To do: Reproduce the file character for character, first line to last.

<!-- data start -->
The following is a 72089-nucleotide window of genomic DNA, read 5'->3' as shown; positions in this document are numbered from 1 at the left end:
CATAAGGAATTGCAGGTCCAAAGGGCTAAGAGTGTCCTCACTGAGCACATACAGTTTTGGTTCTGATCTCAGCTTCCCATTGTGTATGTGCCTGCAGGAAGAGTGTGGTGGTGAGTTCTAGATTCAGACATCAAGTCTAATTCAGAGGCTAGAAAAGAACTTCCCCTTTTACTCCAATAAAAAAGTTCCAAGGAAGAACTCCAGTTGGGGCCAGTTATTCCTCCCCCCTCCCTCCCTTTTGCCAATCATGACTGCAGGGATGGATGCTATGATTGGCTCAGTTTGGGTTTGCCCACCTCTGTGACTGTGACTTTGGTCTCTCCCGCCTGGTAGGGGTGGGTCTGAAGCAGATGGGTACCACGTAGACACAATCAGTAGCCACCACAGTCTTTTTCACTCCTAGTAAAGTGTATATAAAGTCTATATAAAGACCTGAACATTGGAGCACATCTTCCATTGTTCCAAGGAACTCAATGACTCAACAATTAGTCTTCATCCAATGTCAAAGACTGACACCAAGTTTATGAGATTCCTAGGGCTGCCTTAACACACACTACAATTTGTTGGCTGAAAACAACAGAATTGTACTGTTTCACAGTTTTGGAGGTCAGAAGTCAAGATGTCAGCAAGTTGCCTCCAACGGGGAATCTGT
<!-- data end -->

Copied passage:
The following is a 72089-nucleotide window of genomic DNA, read 5'->3' as shown; positions in this document are numbered from 1 at the left end:
CATAAGGAATTGCAGGTCCAAAGGGCTAAGAGTGTCCTCACTGAGCACATACAGTTTTGGTTCTGATCTCAGCTTCCCATTGTGTATGTGCCTGCAGGAAGAGTGTGGTGGTGAGTTCTAGATTCAGACATCAAGTCTAATTCAGAGGCTAGAAAAGAACTTCCCCTTTTACTCCAATAAAAAAGTTCCAAGGAAGAACTCCAGTTGGGGCCAGTTATTCCTCCCCCCTCCCTCCCTTTTGCCAATCATGACTGCAGGGATGGATGCTATGATTGGCTCAGTTTGGGTTTGCCCACCTCTGTGACTGTGACTTTGGTCTCTCCCGCCTGGTAGGGGTGGGTCTGAAGCAGATGGGTACCACGTAGACACAATCAGTAGCCACCACAGTCTTTTTCACTCCTAGTAAAGTGTATATAAAGTCTATATAAAGACCTGAACATTGGAGCACATCTTCCATTGTTCCAAGGAACTCAATGACTCAACAATTAGTCTTCATCCAATGTCAAAGACTGACACCAAGTTTATGAGATTCCTAGGGCTGCCTTAACACACACTACAATTTGTTGGCTGAAAACAACAGAATTGTACTGTTTCACAGTTTTGGAGGTCAGAAGTCAAGATGTCAGCAAGTTGCCTCCAACGGGGAATCTGT